4. What arguments (reasons, justifications, etc.) does the author give for his position and against the positions of others? Be as detailed as possible. It is good if you get the basic idea behind an argument, but even better if you know all the details. One of the main reasons for reading is to collect large numbers of possible arguments for and against various positions to help you make up your own minds. After reading a number of authors you should have lists of possible arguments in your head.

5. Do the arguments a particular author gives embody any special methods or strategies of argument that might be of general applicability? If so, they might explicitly tell you what those methods are. Other times they are not explicit. For example, is this person arguing on religious grounds of some sort? Does she use intuitionistic methods or rule utilitarian methods or analogical methods? She might employ some new methods you have not yet seen. Can you figure out what it is? Again, one reason to read authors is to collect lists of possible methodologies.

6. Does the author rely on a general normative framework such as utilitarianism, Rawlsianism, Kantianism or libertarianism? Is it some new framework you have not heard of before? Does she use this framework well or poorly? Does she try to proceed without any general framework? Again, think in terms of constructing lists of possible general normative frameworks.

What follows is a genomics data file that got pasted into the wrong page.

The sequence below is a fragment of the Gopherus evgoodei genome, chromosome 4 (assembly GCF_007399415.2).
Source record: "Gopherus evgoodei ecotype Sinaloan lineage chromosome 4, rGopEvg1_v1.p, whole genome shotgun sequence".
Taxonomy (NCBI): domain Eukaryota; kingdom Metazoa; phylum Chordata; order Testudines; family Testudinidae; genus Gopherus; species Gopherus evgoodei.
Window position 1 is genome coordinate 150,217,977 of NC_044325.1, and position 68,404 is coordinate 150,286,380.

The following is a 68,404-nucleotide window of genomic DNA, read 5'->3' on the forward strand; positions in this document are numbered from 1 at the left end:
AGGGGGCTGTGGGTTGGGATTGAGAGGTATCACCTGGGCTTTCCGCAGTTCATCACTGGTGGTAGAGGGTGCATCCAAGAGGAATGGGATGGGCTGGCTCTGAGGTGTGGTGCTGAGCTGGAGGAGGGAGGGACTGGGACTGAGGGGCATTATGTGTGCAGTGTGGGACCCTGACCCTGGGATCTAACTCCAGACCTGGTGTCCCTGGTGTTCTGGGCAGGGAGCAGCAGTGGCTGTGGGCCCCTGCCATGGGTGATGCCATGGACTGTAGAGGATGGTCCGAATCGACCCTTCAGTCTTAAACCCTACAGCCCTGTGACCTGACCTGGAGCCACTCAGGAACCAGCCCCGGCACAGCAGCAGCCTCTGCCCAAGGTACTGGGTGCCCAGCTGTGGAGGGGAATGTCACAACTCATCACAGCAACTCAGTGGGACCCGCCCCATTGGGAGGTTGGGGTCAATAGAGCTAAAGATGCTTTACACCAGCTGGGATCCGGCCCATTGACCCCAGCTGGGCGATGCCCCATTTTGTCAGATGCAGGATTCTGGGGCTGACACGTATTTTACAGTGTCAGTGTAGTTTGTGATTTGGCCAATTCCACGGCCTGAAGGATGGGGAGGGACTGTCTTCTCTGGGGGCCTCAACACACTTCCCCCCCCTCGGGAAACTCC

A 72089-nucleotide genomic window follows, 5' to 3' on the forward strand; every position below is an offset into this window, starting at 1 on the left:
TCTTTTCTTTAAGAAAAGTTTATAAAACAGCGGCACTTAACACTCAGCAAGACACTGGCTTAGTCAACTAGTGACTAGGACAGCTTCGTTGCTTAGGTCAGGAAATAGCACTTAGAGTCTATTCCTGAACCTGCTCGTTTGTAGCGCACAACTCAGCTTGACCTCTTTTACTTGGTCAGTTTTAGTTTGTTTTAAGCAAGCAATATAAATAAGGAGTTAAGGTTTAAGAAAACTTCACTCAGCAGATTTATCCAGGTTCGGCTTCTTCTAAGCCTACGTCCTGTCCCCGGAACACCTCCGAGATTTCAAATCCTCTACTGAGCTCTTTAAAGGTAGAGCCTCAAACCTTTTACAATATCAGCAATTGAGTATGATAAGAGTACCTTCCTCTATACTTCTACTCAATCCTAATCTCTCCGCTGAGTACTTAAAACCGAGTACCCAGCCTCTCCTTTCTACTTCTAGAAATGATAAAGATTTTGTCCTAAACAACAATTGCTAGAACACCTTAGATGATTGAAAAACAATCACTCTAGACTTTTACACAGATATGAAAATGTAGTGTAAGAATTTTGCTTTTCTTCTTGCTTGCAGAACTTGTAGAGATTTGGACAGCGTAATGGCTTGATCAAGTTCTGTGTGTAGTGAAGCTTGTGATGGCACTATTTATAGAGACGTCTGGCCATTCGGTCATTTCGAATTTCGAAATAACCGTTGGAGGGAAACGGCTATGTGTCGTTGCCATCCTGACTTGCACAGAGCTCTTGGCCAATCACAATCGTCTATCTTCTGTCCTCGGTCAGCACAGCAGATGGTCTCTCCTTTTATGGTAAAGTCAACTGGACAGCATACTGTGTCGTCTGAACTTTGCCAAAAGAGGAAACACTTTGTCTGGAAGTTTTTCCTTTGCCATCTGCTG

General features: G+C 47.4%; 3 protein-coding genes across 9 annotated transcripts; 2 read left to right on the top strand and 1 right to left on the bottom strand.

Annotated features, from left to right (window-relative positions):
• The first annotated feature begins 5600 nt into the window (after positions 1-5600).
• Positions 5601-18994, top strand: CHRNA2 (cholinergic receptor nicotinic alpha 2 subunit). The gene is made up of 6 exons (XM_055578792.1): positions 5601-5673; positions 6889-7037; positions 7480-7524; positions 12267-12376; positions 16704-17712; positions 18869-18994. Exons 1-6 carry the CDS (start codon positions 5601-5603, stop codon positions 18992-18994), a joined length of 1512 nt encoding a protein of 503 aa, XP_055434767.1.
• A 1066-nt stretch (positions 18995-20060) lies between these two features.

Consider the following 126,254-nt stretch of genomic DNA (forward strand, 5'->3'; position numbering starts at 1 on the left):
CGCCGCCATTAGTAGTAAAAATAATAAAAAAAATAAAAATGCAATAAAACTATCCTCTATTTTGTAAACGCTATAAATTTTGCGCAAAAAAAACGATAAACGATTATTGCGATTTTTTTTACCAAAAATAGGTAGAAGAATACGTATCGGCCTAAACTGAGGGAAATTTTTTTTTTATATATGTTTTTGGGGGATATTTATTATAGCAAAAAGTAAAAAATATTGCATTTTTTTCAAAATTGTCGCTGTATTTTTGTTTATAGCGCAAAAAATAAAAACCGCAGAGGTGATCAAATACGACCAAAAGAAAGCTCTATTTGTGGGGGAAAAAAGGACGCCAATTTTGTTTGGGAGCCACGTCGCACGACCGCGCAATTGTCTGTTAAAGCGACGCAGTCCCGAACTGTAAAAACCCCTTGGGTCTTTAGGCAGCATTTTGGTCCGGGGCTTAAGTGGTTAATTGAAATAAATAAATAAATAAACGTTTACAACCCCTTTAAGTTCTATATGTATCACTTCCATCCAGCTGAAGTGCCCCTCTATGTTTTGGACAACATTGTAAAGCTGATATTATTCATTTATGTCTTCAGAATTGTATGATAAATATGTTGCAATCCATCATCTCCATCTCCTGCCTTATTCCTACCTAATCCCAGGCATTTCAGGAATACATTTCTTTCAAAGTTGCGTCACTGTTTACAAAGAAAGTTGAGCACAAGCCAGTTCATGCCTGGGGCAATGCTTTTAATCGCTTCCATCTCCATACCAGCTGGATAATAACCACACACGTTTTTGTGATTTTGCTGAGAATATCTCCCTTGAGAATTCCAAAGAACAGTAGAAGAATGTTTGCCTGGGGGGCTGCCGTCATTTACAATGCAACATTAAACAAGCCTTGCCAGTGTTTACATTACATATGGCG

7. Even if there is not a completely general normative framework in the essay, the author might be using some particular moral principles, e.g., a principle of beneficence or some sort of liberty principle. There might even be principles you have not heard of before. What are they? Lists, lists, lists!

8. Does the author analyze a problem using any particular distinctions? If so, are they new ones or ones that you have already seen? For example, does her position turn on a distinction between killing and letting die, or between directly and indirectly killing, or between extraordinary and ordinary means to preserve life? Are the distinctions being used in new and different ways? Philosophers love to draw distinctions. Sometimes they are silly, but often they are meant to get at important things. (Need I mention lists again? Maybe I better since you might have spaced the matter out since the last paragraph: construct lists of possibly important distinctions.)

9. Does this author introduce any special terms. For example, you might find terms like 'prima facie duty', 'a priori truth', 'maximize', or 'minimax'. What do the terms mean, and are they useful in thinking about moral matters, or for that matter, anything else? (By now I am sure you remember the word 'list' so I won’t mention it again.)

10. View each author as being in dialogue with your other authors even if they do not actually mention each other by name. Can you set them up as a dialogue, with points, counterpoints and counter-counterpoints? Construct a chart, perhaps a kind of flow chart. Philosopher John believes believes X for reason Y. Philosopher Jane thinks X is false for reason Z. Philosopher John responds to Philosopher Jane in this fashion. And so on.

11. Finally, besides understanding our authors, you need to put yourself in dialogue with them. How plausible are their positions and arguments? Further, you should begin using authors, both ones you agree with and disagree with, to develop your own views.